Joseph Kosma

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Though perhaps most familiar for the standard "Autumn Leaves," composer Joseph Kosma also scored several of the greatest films in cinematic history, including a series of pictures for legendary director…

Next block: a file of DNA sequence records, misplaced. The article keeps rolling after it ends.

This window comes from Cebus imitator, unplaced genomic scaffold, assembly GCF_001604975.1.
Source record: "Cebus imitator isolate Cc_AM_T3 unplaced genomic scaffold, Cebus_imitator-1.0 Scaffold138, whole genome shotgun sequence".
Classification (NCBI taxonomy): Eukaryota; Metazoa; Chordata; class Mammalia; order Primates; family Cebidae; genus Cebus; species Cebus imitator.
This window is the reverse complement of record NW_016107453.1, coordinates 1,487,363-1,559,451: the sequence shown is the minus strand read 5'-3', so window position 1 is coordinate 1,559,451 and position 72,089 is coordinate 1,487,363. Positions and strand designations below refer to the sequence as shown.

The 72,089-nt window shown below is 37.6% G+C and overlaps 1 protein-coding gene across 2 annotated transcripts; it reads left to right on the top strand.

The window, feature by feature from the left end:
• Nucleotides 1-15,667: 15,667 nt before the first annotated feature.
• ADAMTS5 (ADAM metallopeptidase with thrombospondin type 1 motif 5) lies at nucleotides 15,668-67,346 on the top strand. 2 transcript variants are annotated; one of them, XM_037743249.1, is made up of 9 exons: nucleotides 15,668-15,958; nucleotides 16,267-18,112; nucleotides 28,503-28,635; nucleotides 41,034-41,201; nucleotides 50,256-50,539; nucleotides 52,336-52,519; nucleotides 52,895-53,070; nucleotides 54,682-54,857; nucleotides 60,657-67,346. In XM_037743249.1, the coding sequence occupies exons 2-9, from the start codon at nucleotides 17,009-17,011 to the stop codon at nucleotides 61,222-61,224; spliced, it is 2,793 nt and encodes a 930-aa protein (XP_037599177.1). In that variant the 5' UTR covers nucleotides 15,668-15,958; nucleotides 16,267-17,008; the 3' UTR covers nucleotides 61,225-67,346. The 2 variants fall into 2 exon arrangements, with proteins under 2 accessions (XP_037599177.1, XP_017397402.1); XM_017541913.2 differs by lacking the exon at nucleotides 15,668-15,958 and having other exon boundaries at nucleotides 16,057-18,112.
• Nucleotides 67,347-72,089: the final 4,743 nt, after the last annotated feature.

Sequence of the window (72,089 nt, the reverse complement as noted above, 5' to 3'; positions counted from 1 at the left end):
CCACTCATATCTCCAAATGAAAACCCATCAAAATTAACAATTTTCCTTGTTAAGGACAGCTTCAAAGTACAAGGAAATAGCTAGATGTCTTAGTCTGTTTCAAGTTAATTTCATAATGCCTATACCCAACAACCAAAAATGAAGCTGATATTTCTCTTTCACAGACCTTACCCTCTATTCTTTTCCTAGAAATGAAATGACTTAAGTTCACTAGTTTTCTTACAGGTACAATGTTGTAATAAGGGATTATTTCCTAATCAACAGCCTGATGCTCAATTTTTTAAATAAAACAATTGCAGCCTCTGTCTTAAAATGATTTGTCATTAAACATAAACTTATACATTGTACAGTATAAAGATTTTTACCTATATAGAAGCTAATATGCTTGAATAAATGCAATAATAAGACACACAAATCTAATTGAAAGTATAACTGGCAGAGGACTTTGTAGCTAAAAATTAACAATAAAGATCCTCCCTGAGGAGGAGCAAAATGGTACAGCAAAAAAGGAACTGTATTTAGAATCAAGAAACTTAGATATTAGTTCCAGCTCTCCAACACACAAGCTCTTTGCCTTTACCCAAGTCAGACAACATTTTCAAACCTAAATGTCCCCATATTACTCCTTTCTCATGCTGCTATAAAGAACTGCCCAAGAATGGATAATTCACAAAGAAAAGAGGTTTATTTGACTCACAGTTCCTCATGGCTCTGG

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Though perhaps most familiar for the standard "Autumn Leaves," composer Joseph Kosma also scored several of the greatest films in cinematic history, including a series of pictures for legendary director Jean Renoir. Born in Budapest, Hungary, on October 22, 1905, he studied at the Budapest Conservatory, earning a scholarship to the Berlin Opera before joining Bertolt Brecht's touring company in 1929. Working alongside Kurt Weill and Hanns Eisler proved a major influence on Kosma's own work as he began writing his earliest film scores. After settling in Paris in 1933, he began his collaboration with Renoir on 1936's Le Crime de Monsieur Lange; their partnership subsequently yielded 1937's La Grande Illusion and 1939's La Règle du Jeu, both deserving of serious consideration among the finest motion pictures ever made. Kosma also scored the 1945 Marcel Carné classic Les Enfants du Paradis; that same year, the composer also teamed with the film's screenwriter, Jacques Prévert, on the ballet Rendezvous. He and Prévert also collaborated on a number of songs, including the 1947 perennial "Autumn Leaves" (adapted in English by Johnny Mercer). By and large, Kosma's compositions gravitated more toward classical themes than pop, including the 1954 operetta Les Chansons de Bilitis and a handful of comic operas, including 1962's Un Amour Electronique and 1964's La Revolte des Canuts. He died near Paris on August 7, 1969.